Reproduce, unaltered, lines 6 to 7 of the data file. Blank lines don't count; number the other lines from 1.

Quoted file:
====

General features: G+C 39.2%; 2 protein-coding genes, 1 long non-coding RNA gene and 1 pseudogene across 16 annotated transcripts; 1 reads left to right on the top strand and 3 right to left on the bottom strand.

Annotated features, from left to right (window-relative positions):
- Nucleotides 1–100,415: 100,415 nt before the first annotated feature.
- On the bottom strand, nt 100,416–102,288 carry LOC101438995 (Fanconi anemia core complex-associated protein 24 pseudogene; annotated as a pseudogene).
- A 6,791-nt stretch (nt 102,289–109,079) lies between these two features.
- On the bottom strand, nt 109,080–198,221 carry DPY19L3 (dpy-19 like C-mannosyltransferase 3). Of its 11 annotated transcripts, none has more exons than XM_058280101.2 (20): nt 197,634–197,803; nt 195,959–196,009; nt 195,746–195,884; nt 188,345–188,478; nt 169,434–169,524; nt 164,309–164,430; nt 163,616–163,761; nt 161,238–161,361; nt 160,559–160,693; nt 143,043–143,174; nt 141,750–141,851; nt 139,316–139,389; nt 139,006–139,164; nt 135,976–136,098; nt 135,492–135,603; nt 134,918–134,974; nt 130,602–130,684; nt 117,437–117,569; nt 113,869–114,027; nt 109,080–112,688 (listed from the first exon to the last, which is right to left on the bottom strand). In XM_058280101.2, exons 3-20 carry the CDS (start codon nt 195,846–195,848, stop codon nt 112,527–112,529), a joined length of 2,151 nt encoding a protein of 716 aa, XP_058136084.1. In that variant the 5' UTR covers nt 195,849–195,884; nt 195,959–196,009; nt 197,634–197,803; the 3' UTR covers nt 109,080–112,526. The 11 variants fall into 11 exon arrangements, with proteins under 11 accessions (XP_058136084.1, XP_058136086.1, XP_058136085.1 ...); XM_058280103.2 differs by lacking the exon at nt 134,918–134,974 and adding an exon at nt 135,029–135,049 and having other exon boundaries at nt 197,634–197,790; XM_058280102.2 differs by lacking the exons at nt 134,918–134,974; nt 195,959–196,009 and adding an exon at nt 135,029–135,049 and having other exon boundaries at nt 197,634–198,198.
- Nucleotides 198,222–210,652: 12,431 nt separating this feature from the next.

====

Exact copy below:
- On the bottom strand, nt 109,080–198,221 carry DPY19L3 (dpy-19 like C-mannosyltransferase 3). Of its 11 annotated transcripts, none has more exons than XM_058280101.2 (20): nt 197,634–197,803; nt 195,959–196,009; nt 195,746–195,884; nt 188,345–188,478; nt 169,434–169,524; nt 164,309–164,430; nt 163,616–163,761; nt 161,238–161,361; nt 160,559–160,693; nt 143,043–143,174; nt 141,750–141,851; nt 139,316–139,389; nt 139,006–139,164; nt 135,976–136,098; nt 135,492–135,603; nt 134,918–134,974; nt 130,602–130,684; nt 117,437–117,569; nt 113,869–114,027; nt 109,080–112,688 (listed from the first exon to the last, which is right to left on the bottom strand). In XM_058280101.2, exons 3-20 carry the CDS (start codon nt 195,846–195,848, stop codon nt 112,527–112,529), a joined length of 2,151 nt encoding a protein of 716 aa, XP_058136084.1. In that variant the 5' UTR covers nt 195,849–195,884; nt 195,959–196,009; nt 197,634–197,803; the 3' UTR covers nt 109,080–112,526. The 11 variants fall into 11 exon arrangements, with proteins under 11 accessions (XP_058136084.1, XP_058136086.1, XP_058136085.1 ...); XM_058280103.2 differs by lacking the exon at nt 134,918–134,974 and adding an exon at nt 135,029–135,049 and having other exon boundaries at nt 197,634–197,790; XM_058280102.2 differs by lacking the exons at nt 134,918–134,974; nt 195,959–196,009 and adding an exon at nt 135,029–135,049 and having other exon boundaries at nt 197,634–198,198.
- Nucleotides 198,222–210,652: 12,431 nt separating this feature from the next.